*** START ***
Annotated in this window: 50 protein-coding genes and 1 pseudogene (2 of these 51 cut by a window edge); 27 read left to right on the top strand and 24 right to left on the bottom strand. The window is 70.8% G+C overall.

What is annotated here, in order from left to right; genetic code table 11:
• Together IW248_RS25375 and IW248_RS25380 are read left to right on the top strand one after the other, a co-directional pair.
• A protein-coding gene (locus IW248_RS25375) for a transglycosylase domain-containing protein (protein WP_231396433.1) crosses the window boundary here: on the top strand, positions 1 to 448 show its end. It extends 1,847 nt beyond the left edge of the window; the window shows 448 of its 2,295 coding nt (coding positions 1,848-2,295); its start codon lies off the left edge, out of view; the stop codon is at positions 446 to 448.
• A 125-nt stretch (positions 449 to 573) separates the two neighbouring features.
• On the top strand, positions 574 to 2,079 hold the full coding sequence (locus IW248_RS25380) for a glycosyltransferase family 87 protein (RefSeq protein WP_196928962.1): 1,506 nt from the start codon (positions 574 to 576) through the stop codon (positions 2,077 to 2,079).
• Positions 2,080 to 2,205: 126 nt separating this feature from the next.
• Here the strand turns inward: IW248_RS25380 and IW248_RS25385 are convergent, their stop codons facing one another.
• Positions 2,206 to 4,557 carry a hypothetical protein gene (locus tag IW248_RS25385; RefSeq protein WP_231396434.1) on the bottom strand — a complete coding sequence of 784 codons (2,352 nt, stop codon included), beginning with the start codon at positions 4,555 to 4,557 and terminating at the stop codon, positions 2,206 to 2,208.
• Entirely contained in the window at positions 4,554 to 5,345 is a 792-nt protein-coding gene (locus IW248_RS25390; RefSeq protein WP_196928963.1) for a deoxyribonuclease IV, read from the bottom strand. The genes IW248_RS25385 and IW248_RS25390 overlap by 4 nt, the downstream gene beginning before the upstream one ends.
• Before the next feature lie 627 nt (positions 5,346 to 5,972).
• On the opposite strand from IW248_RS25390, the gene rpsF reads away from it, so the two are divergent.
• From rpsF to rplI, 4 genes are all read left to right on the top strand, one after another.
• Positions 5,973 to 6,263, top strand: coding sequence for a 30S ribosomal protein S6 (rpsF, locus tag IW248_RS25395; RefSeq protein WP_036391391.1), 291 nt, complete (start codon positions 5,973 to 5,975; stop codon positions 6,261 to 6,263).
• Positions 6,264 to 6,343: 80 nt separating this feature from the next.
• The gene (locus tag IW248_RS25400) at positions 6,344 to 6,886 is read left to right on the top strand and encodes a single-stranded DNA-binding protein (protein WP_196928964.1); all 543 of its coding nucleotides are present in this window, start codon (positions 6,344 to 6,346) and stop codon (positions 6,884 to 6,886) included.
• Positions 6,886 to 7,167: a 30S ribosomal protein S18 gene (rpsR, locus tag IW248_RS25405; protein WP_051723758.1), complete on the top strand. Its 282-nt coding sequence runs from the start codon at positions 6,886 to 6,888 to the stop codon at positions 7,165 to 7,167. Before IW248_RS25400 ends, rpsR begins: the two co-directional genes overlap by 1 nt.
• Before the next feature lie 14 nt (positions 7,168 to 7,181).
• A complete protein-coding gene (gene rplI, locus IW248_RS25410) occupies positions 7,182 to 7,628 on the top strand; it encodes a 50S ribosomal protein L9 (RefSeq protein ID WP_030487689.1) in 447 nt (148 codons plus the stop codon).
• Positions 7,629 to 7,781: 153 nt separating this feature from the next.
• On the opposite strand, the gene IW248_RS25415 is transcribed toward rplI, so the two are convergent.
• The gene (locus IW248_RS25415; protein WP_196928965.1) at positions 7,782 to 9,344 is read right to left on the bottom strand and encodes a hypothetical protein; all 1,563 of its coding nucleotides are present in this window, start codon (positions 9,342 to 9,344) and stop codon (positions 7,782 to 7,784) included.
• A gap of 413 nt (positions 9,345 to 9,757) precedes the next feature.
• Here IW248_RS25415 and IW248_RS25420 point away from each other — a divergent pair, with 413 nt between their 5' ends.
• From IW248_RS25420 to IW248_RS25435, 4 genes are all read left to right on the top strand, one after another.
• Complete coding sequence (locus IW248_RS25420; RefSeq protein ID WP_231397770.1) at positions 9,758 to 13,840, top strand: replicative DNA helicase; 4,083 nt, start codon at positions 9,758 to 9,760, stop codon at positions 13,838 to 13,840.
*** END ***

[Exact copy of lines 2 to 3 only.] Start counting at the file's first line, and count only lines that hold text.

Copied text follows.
What is annotated here, in order from left to right; genetic code table 11:
• Together IW248_RS25375 and IW248_RS25380 are read left to right on the top strand one after the other, a co-directional pair.